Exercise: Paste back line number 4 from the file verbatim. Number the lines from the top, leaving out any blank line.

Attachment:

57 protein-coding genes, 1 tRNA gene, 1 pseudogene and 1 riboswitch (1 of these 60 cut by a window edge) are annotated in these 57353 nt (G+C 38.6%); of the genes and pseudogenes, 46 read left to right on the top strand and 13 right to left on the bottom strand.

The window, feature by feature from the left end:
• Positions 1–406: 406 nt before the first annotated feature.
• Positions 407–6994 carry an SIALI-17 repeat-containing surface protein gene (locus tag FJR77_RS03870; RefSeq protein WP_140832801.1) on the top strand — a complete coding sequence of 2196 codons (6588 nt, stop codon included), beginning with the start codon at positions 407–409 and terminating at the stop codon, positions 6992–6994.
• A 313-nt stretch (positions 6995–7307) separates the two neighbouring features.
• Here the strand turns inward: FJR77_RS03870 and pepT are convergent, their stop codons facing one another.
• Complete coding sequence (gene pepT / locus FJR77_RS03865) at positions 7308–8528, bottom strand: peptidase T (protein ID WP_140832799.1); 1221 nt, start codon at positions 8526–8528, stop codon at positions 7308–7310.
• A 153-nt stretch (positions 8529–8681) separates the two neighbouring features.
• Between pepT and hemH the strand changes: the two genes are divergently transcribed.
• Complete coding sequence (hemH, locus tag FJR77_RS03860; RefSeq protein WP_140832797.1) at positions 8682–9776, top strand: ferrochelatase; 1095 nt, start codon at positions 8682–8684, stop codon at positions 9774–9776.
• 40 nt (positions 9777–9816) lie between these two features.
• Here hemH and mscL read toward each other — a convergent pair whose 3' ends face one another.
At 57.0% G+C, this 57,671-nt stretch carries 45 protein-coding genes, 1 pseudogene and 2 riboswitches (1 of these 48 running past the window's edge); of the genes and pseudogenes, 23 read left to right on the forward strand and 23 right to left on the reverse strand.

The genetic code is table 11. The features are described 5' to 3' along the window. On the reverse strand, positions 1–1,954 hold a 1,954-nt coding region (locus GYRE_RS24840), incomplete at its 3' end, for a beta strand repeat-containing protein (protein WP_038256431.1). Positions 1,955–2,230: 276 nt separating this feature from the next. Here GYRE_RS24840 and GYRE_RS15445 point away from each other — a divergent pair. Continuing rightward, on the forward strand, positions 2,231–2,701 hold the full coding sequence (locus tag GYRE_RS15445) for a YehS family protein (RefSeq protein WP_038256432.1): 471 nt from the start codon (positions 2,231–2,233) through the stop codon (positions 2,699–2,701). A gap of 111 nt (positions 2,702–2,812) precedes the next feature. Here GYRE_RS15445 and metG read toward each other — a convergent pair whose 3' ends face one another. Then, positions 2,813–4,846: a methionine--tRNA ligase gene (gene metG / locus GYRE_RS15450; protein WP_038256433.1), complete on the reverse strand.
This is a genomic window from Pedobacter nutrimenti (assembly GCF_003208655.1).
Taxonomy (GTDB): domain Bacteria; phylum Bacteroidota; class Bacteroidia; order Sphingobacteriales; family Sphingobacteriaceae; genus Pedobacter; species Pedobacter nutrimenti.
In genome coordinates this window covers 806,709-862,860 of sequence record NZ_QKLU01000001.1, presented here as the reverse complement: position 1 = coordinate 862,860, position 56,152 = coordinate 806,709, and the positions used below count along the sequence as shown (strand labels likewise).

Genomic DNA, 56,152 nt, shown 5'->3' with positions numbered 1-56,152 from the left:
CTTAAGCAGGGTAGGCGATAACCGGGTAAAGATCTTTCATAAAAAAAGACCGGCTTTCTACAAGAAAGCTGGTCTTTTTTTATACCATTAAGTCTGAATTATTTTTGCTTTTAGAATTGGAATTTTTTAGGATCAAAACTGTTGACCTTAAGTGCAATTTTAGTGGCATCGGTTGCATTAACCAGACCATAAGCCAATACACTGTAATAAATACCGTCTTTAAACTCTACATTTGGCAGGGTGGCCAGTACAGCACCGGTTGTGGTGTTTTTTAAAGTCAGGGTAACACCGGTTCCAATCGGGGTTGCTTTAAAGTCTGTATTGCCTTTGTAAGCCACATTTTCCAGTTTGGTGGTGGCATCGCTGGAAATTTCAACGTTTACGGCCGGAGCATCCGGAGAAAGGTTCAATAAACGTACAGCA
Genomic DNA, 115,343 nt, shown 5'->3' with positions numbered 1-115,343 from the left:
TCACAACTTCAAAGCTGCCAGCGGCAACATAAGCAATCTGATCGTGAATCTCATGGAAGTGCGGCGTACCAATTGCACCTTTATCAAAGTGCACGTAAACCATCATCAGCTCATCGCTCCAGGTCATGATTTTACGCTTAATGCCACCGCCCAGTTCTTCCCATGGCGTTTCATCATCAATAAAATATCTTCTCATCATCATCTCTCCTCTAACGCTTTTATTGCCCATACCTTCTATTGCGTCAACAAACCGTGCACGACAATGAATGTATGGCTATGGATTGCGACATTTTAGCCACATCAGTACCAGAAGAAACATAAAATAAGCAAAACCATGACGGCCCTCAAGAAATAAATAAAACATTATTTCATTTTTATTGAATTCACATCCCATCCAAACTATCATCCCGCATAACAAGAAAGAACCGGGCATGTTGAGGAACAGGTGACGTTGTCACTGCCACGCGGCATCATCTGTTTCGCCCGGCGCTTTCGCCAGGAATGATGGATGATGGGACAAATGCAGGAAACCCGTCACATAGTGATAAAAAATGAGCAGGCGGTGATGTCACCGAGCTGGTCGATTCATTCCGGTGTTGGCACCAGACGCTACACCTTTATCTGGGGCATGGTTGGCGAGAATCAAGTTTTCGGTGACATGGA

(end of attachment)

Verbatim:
• Positions 407–6994 carry an SIALI-17 repeat-containing surface protein gene (locus tag FJR77_RS03870; RefSeq protein WP_140832801.1) on the top strand — a complete coding sequence of 2196 codons (6588 nt, stop codon included), beginning with the start codon at positions 407–409 and terminating at the stop codon, positions 6992–6994.